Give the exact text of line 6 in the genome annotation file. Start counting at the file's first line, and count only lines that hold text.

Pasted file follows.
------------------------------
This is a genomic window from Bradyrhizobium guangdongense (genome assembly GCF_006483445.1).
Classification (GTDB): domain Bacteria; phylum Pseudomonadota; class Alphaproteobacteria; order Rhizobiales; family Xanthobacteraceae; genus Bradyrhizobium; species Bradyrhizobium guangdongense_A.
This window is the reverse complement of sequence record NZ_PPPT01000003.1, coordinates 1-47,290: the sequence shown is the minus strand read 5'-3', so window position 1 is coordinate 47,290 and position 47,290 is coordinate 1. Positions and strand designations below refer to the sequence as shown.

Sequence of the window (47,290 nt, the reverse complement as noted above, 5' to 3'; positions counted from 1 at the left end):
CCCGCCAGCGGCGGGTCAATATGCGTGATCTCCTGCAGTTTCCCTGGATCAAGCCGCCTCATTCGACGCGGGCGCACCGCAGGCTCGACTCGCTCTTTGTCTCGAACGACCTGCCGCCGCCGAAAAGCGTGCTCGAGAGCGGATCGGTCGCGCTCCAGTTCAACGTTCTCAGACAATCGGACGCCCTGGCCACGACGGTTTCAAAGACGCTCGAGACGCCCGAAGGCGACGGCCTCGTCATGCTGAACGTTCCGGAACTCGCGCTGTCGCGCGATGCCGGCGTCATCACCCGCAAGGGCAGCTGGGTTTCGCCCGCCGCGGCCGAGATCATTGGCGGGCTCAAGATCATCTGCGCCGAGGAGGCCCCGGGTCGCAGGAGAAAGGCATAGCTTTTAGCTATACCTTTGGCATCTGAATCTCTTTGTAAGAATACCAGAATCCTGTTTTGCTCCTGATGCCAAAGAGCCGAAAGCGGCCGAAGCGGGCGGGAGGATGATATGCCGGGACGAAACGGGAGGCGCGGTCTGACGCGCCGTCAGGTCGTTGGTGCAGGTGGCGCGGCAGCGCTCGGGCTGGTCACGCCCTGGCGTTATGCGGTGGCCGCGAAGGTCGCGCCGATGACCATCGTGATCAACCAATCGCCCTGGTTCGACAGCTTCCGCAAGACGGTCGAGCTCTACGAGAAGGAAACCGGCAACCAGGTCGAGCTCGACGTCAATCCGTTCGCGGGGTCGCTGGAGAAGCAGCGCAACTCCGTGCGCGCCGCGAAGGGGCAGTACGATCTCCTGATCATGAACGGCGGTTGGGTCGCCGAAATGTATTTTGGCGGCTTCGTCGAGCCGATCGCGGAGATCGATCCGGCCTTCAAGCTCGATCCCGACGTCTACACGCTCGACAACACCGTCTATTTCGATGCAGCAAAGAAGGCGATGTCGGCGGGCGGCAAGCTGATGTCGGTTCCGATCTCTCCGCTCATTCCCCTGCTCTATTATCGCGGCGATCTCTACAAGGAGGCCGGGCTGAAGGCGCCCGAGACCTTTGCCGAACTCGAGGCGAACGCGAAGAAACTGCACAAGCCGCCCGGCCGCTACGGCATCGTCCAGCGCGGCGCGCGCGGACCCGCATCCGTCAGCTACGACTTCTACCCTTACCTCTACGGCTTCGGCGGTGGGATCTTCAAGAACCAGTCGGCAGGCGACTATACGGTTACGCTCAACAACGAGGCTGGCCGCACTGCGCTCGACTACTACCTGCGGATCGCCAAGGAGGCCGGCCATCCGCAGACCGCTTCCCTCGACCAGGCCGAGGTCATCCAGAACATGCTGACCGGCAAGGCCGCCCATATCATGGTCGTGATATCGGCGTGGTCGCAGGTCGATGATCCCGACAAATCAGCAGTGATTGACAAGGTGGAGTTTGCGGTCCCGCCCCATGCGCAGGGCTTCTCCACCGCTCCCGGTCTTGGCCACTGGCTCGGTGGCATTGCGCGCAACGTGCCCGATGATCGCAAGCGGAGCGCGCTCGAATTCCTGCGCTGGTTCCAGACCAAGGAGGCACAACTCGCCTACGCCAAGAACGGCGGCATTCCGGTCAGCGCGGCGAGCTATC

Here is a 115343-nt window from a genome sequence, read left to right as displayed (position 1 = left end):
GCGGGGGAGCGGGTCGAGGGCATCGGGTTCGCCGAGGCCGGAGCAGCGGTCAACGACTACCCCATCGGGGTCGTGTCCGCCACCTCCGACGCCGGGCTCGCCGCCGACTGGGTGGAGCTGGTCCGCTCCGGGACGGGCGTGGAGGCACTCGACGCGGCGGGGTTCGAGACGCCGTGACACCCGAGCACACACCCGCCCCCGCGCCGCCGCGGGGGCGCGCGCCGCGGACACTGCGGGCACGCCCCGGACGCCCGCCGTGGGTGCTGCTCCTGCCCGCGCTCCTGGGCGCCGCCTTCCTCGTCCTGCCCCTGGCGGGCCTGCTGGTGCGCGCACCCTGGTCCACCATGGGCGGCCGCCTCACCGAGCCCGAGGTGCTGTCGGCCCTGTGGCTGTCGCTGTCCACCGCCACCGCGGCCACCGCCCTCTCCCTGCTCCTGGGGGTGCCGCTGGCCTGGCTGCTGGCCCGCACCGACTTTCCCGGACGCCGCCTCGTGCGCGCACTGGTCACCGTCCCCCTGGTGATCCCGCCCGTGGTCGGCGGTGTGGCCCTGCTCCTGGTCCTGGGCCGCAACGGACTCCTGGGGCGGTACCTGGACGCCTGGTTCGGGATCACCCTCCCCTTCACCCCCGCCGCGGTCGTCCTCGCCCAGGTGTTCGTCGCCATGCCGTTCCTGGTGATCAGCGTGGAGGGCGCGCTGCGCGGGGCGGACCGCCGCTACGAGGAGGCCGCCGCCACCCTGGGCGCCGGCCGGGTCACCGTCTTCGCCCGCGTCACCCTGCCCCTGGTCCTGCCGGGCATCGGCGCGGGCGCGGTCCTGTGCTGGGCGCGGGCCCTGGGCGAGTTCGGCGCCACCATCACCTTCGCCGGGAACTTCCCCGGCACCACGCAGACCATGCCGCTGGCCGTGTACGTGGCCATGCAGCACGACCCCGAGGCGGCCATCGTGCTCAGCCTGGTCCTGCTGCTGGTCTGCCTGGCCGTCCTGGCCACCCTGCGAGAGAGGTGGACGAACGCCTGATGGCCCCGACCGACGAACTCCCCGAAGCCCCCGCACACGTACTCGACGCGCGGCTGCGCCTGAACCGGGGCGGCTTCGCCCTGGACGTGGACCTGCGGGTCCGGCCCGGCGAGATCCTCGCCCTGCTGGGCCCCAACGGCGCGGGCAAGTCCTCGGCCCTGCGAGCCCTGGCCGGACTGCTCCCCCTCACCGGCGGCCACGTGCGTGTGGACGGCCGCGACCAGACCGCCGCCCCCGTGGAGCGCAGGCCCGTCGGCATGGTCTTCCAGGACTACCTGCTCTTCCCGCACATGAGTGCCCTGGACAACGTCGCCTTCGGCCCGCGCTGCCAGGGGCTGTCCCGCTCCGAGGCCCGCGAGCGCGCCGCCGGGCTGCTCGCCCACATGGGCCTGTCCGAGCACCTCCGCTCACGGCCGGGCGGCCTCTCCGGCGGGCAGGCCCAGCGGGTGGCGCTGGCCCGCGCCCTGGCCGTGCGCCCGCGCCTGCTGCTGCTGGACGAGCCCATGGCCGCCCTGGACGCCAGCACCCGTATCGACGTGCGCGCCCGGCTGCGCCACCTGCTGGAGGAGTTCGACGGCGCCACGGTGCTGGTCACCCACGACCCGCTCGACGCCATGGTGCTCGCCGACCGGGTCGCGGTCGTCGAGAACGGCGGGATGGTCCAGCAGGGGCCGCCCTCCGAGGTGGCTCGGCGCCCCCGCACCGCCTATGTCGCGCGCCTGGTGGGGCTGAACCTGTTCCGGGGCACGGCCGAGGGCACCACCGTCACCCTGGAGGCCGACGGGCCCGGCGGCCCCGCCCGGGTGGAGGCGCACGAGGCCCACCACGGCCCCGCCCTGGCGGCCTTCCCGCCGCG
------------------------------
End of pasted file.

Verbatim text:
Here is a 115343-nt window from a genome sequence, read left to right as displayed (position 1 = left end):